Liberator of South Americaby Rit Nosotro First Published:: 2003
Simon Bolivar’s achievements for South America are incredible at least. During the course of his lifetime he managed to liberate all of northern South America and earned himself the name of “El Liberator”. This great man was revered most of his life throughout the continent and though he lost some of this popularity at the end of his life, his fame has steadily grown since that time. Simon Bolivar helped to free South America and even today he is revered as El Liberator.
Simón José Antonio de la Santísima Trinidad Bolívar was born on July 24, 1783 in Caracas, Venezuela to affluent parents. He belonged to a family of Spaniards who had been born in the New World. His parents died when he was very young and he was educated by private tutors. (Kinsbruner) These included the great intellectuals Andrés Bello and Simón Rodríguez. In 1799 he left for Spain and it was there that he met his wife, Maria Teresa Rodríguez del Toro y Alaysa. (Conway)
Bolivar returned to Venezuela in 1803 and his wife died of yellow fever shortly thereafter. Bolivar never married again and for the next few years he lived the life of an affluent citizen. In 1804 he returned to Spain with Simon Rodriguez. While in Europe he traveled to France where he witnessed the crowning of Napoleon as emperor. He also traveled to Rome and it was here that he made his vow to free America. (“El Liberator”)
Meanwhile great changes were taking place in Europe. Napoleon invaded Spain and deposed the Spanish king. In his place he set up Joseph Bonaparte as king. The colonies in South America refused to recognize this new king and they set up what was known as a, “junta,” or, “governing council,” to rule the colonies. Not only did this junta refused to recognize the sovereignty of Joseph, but it also refused to take orders from the representatives of the real Spanish king. (Kinsbruner)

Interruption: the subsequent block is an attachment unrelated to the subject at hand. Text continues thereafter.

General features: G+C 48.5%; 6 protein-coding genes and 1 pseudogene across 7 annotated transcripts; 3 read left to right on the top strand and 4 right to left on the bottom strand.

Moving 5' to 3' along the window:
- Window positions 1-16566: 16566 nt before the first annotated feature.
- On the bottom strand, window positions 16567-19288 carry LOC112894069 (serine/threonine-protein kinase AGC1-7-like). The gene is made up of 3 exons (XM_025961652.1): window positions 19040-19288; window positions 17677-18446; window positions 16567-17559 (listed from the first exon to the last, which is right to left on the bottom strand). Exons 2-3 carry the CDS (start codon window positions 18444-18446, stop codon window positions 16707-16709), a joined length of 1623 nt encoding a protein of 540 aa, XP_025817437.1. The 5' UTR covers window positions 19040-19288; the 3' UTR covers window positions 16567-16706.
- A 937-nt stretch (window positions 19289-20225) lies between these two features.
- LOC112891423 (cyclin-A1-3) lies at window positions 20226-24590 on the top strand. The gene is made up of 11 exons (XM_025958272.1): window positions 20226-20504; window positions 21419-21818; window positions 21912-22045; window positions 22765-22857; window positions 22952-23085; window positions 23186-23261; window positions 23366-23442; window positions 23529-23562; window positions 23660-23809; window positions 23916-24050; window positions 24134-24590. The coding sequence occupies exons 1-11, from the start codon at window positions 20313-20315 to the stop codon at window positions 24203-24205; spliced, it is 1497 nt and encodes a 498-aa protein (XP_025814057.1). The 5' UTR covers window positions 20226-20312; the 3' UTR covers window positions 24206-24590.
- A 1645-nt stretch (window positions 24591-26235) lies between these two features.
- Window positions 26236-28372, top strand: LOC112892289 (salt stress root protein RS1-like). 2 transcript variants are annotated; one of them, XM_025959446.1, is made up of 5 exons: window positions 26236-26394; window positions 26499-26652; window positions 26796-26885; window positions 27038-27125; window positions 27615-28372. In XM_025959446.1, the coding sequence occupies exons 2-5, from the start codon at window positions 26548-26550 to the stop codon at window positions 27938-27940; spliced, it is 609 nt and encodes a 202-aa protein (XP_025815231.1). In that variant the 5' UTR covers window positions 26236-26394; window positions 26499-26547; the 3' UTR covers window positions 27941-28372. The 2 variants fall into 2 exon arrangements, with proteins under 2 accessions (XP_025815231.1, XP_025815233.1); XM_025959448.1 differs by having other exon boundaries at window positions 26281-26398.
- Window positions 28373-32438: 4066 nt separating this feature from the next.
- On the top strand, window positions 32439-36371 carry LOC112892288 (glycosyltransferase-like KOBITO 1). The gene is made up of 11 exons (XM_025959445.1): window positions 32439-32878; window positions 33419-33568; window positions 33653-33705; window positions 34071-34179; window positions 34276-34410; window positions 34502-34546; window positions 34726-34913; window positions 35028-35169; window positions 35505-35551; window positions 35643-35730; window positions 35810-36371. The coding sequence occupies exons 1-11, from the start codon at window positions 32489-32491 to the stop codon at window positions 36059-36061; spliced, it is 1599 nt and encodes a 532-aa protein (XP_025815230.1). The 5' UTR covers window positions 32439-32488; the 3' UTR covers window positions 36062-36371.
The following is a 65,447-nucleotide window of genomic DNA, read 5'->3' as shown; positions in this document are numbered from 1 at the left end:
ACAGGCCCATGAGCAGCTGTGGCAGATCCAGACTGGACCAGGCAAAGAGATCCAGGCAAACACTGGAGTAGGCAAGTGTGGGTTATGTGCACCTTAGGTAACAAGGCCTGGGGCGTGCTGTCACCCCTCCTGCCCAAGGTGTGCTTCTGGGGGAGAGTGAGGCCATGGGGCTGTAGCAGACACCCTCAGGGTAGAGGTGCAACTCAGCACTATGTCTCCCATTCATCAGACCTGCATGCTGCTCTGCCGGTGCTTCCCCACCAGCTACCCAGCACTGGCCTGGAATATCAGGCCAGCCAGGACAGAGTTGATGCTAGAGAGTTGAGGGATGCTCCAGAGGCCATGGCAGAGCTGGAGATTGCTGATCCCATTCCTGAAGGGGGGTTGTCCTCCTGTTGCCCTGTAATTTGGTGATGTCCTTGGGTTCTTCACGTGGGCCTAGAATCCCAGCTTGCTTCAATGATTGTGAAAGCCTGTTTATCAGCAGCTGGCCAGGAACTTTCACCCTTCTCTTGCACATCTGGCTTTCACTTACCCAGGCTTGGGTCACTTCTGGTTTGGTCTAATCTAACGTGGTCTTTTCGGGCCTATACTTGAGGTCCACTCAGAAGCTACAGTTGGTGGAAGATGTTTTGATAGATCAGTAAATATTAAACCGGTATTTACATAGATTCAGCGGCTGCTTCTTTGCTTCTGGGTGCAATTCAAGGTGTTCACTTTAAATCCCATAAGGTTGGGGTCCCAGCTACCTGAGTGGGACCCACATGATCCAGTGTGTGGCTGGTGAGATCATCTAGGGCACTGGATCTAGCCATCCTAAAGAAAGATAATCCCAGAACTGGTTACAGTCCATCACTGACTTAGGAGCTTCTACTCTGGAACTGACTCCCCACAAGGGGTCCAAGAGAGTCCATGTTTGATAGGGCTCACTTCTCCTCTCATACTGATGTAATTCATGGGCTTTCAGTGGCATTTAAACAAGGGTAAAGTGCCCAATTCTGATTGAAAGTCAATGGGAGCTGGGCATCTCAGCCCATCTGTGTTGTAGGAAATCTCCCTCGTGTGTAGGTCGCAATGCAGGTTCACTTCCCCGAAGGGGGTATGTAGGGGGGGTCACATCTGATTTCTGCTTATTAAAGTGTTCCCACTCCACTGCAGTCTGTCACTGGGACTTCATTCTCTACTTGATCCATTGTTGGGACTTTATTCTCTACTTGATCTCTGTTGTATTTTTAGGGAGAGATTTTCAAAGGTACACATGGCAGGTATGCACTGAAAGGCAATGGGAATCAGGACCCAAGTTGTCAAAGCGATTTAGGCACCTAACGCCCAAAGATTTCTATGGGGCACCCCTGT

This junta gave Bolivar the rank of lieutenant colonel and he was part of the group that took Caracas from the Spanish and declared the First Republic of Venezuela on July 5, 1811. The people of the country were not united though and the republic only lasted one year due to counter-rebellion. Bolivar himself failed to defend Puerto Cabello and fled to Cartagena in New Granada which is present day Colombia. (Kinsbruner) It was here that he issued his Cartagena Manifesto in which he called upon Colombians to help the Venezuelans in their struggle for independence. He argued that the freedom of Venezuela would insure that of New Granada and therefore they should help their neighbors fight. (“El Liberator”)